RS: Well I think that both of those things are true. That is, they do feel that the presence of blacks is really a major contribution to the overthrow of the Confederacy. Remember, not only because of the numbers that they are now facing but the fact that the presence of black troops carries with it the implied threat of a slave uprising behind the lines and the intense racial hatred is also a part of it. But one of the most critical things which I point to in the book is the role of Confederate officials in establishing a framework of law and policy which encouraged racial murders. The Confederacy had officially taken the position that blacks captured in arms would not be taken prisoner and that the white officers leading these troops should be treated under Confederate state law as persons inciting a slave insurrection which made them liable for the death penalty. Now fear of Federal retaliation led the Confederacy to back off from officially enforcing the policy but as I quote in the book the Confederate Secretary of War said, yeah we can't do this publicly, but let's do it secretly. Let the killing be done red-handed on the field of battle rather than taking these guys prisoners and then executing them. So what you get then is a kind of uneven enforcement in which local officers and private soldiers even granted permission by their government to do these killings they either do the killings or they refuse to do the killings. So what I think is true here is that the Confederate government sets a frame in which racial murders are approved and soldiers in the heat of battle act in that framework and they regard their actions therefore as not only justified by their emotions but also justified by the policy of their government. In that way I parallel it with atrocities like the My Lai massacre in Vietnam. Some of it is on the troops in the field but there's also this framework of policy which makes murder and indiscriminant killing either inevitable or something that's approved.

CWBR: well you suggest that the result of the battle of the crater may have lead to Lincolnís failure in the November 1864 election that it could have been possible for him toÖ

RS: Yeah he succeeds, but what it produces is a really bad moment for his political campaign and the battle occurs at the end of July. In August he writes that famous memorandum which he requires his cabinet officers to sign without reading which commits them to win the war before the new president takes office on the grounds that the guy who beats Lincoln will have won on a peace platform that will end the war without victory. So Lincoln is pretty discouraged at that point and justifiably so by the failure of this big battle; other things as well but this was the big fight that had occurred right before that.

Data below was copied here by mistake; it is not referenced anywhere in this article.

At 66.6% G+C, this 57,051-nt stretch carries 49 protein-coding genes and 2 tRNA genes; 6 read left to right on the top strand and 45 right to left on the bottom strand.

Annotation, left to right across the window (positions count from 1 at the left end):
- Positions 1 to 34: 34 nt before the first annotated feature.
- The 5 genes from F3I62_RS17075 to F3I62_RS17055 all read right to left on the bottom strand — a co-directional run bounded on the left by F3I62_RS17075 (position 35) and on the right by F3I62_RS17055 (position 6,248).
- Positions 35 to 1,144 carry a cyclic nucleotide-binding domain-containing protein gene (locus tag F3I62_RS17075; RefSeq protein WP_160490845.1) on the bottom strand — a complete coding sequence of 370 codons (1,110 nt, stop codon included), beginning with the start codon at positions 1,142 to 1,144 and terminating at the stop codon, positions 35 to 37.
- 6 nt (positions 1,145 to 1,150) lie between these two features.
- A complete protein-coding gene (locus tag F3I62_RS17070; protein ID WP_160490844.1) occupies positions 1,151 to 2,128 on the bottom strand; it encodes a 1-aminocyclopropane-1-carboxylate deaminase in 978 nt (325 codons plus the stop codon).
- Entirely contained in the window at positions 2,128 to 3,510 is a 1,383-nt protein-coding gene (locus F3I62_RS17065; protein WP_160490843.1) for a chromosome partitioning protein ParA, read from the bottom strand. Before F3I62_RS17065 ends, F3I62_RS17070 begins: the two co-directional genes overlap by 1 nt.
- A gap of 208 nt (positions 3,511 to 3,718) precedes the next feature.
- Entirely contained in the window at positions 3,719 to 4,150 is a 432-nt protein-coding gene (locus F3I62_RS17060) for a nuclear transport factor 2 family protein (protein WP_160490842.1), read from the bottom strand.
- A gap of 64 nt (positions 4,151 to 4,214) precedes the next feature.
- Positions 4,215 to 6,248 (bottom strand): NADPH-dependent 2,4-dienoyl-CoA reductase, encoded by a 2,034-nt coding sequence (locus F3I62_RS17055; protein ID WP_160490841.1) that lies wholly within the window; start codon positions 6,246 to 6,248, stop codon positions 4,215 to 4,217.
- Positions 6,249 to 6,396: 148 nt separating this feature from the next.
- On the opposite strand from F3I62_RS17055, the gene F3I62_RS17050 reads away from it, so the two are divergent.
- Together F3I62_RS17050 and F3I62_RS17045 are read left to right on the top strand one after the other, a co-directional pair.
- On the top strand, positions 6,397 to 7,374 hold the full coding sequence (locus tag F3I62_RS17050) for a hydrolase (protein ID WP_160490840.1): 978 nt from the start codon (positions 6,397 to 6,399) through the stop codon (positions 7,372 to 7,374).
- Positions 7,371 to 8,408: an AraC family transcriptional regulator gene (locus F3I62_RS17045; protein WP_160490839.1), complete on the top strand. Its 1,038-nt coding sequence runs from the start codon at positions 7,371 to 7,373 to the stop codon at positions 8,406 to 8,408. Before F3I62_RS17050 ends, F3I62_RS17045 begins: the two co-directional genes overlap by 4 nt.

CWBR: Do you think that Lincolnís discouragement and concern over the election results, was that more due to the mounting casualties of Grant's Virginia campaign or is that as a result of the increasing concerns over the enlistment and the use of black soldiers throughout the north in the civilian population?

RS: in Lincolnís case I think it's more the casualties. He had already taken into account the backlash against his recruitment of black troops and one of the things that I think is remarkable about this period is the uncompromising forthright way in which Lincoln defends the blacks and the use of black troops and even uses the fighting of black troops as an argument for ultimately granting them civil equality. There's a great speech which I quote in the book in which he contrasts the loyalty and service of black soldiers with the disloyalty and foot-dragging of white Democrats.

CWBR: David Blight has suggested that northern and southern whites erased African Americans from commemoration after the civil war leading into the 20th century, focusing instead on the collaborative white memory of the conflict. Why do you think the efforts to the United States Colored Troops at the Battle of the Crater have been ignored and why do they posses as you say "no monument to the memory of the African American troops who fought and died in the crater"?

RS: Well Blight's book on that subject is absolutely correct. In the case of the crater battle we can actually see that in the speeches that were made during the reenactments that were developed in order to create a battlefield park, that blacks are deliberately excluded from that. And part of the reason is that at the time that these commemorative movements are really gaining strength and influence this is the Jim Crow era in southern politics, when blacks who had gained civil rights in the post war period have those civil rights taken away by state action and this is when the regime of segregation and the elimination of blacks from the voting roles is taking place in the South and also the great waves of lynching in the South. So itís that sort of groundswell shift in southern politics that I think is part of that denial of a black role in the Battle of the Crater. In a way though from the northern side it's consistent with what happened during the battle, that is to say the northerners in the battle identified more with their fellow whites than with their black comrades in arms and that tendency is carried through in the postwar period as well.

CWBR: Professor Slotkin, thank you so much for joining me in discussing your latest book: No quarter: The Battle of the Crater, 1864.

Buman, Nathan, review of CWBR AUTHOR INTERVIEW:
No Quarter: The Battle of the Crater, 1864
, by Slotkin, Richard, Civil War Book Review, (Fall 2009).